It was an example of great Intel software doing something Microsoft should be doing; so rather obviously, we asked Intel if this wasn't really something Microsoft, the software company, should be doing.
Although the presenter mentioned hardware, and "end-to-end", just then a gigantic thought bubble appeared behind him spelling out the words: "WE KNOW". And the words vaporized to be replaced by the phrase: "BUT WE'RE GOING TO DO IT ANYWAY".
Which is good.
Microsoft has been so concerned with integration recently that the most obvious and incremental consumer benefits haven't had gotten a look-in. This happens when companies navel-gaze for too long. At Microsoft, you can get rapid promotion for suggesting wheezes such as tying the MSDN subscription to Passport. But you get nothing for adding a 'Location Manager' to Windows: something that allows you to create a profile to unify your TCP/IP settings, printer preferences, and choice of networked drives, depending on where you are. Macintoshes have had it for years, and even Linux has a Location Manager these days, for heaven's sake.
But Intel's new found confidence, and possibly (and we can only hope) the promise of continuing scrutiny at Redmond, mean that Chipzilla is happy to fill in the gaps left by dozey Windows product managers.
Intel is adding a humble utility, but if you take a look at the post-apocalyptic Mad-Max-style Windows landscape, you'll appreciate that this isn't easy to do. For ten years Microsoft has incorporated all kinds of neat utilities into the OS, which has left only the brave or the foolish to start Windows utility companies. Capital, and bright ideas, have fled the scene, to go and write free software, or Java, or anything where they won't be crushed overnight.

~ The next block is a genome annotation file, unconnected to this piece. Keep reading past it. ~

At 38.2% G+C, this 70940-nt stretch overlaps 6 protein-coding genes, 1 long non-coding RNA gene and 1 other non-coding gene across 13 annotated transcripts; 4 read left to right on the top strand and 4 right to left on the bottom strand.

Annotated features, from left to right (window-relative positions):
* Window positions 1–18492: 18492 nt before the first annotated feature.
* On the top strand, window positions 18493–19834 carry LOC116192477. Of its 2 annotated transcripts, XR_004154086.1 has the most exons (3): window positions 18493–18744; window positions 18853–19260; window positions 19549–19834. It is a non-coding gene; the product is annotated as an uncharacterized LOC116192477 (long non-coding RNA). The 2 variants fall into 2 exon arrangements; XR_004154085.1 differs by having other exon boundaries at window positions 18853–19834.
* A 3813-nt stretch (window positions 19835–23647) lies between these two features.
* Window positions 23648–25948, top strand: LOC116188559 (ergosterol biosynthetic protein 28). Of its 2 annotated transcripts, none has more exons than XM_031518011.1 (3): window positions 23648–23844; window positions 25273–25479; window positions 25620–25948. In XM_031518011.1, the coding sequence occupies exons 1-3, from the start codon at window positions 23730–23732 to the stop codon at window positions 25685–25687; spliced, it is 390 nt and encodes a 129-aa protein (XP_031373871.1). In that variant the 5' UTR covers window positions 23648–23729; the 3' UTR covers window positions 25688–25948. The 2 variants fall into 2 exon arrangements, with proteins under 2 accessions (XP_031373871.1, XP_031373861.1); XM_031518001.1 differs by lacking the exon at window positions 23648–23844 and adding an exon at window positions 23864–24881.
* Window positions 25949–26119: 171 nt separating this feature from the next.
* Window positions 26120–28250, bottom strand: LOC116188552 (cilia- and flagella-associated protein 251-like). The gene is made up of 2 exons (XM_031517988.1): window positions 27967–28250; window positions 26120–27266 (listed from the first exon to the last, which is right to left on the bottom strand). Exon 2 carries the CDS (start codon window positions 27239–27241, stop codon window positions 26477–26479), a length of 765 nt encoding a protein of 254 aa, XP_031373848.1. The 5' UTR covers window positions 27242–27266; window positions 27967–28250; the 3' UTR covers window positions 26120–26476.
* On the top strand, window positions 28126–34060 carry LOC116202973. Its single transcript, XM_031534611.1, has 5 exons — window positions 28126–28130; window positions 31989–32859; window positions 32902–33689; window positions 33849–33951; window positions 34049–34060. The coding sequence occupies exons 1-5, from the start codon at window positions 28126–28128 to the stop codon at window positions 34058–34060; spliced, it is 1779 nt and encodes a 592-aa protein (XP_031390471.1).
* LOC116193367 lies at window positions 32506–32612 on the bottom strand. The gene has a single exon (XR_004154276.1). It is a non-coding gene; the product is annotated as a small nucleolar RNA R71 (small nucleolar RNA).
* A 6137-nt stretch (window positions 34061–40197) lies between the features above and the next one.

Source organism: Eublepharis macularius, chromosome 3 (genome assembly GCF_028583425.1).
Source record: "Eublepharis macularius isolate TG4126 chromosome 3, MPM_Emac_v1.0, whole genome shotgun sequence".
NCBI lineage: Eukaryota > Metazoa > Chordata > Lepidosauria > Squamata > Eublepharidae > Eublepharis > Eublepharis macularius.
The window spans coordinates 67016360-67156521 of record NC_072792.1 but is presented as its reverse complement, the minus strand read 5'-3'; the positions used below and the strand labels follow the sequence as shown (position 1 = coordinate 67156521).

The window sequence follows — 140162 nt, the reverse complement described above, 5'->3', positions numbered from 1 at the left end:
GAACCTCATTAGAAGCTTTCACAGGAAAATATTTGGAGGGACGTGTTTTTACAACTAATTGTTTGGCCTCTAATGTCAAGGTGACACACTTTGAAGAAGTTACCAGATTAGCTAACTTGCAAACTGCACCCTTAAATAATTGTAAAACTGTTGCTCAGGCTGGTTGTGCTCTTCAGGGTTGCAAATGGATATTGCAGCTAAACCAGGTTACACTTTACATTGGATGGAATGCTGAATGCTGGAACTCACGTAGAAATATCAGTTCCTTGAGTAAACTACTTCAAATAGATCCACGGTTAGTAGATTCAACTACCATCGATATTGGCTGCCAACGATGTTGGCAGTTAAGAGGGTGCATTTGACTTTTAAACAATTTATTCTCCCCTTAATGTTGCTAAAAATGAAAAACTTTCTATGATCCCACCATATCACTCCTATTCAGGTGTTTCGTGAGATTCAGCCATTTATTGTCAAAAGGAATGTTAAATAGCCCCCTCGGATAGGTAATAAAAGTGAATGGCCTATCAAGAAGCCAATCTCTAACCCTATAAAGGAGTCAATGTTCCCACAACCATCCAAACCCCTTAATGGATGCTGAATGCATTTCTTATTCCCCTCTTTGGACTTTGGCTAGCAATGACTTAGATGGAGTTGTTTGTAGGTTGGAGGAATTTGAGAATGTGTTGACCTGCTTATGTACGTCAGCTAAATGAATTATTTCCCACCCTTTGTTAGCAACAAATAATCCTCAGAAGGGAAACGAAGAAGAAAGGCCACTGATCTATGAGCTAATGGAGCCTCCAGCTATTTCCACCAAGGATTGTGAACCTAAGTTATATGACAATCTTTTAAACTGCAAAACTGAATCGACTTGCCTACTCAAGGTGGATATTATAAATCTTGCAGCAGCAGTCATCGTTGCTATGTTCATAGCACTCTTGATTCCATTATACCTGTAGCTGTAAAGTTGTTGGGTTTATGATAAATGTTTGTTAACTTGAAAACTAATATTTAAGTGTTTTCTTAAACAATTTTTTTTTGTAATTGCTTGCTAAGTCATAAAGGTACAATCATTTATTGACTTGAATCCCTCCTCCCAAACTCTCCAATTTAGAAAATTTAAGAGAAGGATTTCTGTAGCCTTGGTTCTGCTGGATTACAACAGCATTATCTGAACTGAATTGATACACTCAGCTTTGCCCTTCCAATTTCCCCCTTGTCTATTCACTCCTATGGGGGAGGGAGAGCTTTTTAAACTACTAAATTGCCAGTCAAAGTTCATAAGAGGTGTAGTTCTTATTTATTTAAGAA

So we figure, Intel is both politically and commercially free to fill the gap. This may or may not change the relationship significantly: it depends on how hard Intel wants to push it.
Make a phone, if you think you're hard enough
The other new Wintel follow-on from last week's Cannes announcement, detailed here this week, is about the pair creating the baseline for smartphones. Microsoft wants to "open the phone business so anyone can make a smartphone." A Microsoft smartphone.
Of course Microsoft is opening the floor so generously to all comers because it's failed to get a serious established phone vendor to make a Microsoft smartphone. And you can ask yourselves, why is this?
A good question, especially since the business looks a lot more open, and "horizontal" than it did a year ago. You can pick up baseband chips, wireless stacks, and even whole platforms now. But what you won't be able to do is take these parts, and march up to a wireless carrier and demand that they certify it for their network by Friday. Integrating and testing a phone is a multi-million dollar exercise.